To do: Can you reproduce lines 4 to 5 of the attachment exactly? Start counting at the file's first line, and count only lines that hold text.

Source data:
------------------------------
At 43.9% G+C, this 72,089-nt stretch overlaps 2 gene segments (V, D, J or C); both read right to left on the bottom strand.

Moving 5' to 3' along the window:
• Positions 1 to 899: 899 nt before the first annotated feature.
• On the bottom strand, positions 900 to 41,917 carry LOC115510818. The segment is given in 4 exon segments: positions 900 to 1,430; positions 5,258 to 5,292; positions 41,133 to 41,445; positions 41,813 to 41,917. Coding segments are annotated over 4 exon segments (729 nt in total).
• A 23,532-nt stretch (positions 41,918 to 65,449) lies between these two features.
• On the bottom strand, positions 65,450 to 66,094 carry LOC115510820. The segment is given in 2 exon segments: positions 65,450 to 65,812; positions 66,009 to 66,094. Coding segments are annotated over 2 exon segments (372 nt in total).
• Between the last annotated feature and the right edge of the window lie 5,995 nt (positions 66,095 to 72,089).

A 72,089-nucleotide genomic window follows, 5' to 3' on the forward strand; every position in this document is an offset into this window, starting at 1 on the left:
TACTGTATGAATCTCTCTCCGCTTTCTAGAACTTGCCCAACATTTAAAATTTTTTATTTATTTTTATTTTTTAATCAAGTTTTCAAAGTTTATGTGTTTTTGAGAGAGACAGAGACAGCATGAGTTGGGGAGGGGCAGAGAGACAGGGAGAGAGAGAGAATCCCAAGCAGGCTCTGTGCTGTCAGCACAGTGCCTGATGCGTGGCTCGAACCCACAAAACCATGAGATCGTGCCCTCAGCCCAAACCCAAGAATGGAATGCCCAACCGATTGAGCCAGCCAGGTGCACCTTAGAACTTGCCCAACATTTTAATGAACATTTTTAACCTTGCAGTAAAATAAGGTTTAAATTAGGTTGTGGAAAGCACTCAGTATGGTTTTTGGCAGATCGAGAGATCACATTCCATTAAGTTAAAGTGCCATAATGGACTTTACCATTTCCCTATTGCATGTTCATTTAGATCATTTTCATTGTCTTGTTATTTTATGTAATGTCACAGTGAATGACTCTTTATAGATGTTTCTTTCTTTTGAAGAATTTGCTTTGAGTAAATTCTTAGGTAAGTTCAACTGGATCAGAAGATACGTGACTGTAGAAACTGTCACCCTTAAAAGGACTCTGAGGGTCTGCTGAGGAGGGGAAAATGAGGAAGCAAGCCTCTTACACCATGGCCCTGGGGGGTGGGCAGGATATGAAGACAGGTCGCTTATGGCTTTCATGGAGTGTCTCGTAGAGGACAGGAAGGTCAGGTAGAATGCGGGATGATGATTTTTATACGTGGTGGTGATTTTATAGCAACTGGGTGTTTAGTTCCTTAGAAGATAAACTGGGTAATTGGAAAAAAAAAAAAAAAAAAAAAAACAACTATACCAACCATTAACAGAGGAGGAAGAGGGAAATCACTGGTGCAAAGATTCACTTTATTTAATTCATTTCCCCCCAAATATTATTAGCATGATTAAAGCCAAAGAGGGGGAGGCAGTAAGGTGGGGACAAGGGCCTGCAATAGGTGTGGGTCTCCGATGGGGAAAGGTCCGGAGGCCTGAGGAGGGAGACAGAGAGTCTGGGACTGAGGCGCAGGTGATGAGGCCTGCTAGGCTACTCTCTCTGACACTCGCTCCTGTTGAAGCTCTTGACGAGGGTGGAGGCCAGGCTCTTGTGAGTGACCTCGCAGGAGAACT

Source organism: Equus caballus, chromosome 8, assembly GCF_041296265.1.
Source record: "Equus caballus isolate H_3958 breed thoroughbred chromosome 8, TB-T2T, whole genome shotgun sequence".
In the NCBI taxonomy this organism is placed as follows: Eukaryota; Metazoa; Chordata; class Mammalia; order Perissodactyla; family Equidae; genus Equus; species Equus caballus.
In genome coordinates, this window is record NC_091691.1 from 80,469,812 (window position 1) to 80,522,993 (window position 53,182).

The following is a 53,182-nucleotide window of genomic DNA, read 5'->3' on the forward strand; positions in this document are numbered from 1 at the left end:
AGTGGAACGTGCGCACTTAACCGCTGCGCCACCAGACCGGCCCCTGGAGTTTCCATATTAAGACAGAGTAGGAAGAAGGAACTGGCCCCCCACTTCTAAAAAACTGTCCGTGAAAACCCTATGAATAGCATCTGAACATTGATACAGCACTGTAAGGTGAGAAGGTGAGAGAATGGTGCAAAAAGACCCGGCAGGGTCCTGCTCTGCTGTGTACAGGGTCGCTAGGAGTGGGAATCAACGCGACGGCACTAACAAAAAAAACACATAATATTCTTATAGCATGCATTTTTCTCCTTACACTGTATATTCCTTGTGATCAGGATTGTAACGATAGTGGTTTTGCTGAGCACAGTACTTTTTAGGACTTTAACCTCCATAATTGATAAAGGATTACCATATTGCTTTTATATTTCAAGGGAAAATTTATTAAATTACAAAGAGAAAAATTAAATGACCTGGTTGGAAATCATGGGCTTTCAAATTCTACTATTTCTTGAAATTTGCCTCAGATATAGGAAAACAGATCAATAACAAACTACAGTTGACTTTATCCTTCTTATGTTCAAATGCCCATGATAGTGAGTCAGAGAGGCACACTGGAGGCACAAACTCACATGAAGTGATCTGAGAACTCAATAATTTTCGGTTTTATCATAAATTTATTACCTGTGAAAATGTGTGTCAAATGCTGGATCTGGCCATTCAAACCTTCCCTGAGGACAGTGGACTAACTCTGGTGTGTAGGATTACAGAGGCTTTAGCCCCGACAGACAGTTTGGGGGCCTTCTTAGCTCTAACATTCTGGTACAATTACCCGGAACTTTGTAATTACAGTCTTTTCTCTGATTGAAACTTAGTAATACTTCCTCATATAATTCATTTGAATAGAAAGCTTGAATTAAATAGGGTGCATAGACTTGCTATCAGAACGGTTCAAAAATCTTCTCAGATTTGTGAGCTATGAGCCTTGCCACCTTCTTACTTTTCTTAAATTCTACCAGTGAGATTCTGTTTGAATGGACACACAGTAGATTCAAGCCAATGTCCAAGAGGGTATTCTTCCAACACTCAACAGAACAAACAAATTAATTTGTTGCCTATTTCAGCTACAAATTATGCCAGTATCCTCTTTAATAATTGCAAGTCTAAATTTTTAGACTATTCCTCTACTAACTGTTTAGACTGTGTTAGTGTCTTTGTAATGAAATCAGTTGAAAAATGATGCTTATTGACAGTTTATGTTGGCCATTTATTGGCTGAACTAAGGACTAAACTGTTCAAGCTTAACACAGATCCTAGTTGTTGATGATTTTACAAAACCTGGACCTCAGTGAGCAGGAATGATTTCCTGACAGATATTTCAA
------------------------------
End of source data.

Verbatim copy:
• On the bottom strand, positions 900 to 41,917 carry LOC115510818. The segment is given in 4 exon segments: positions 900 to 1,430; positions 5,258 to 5,292; positions 41,133 to 41,445; positions 41,813 to 41,917. Coding segments are annotated over 4 exon segments (729 nt in total).
• A 23,532-nt stretch (positions 41,918 to 65,449) lies between these two features.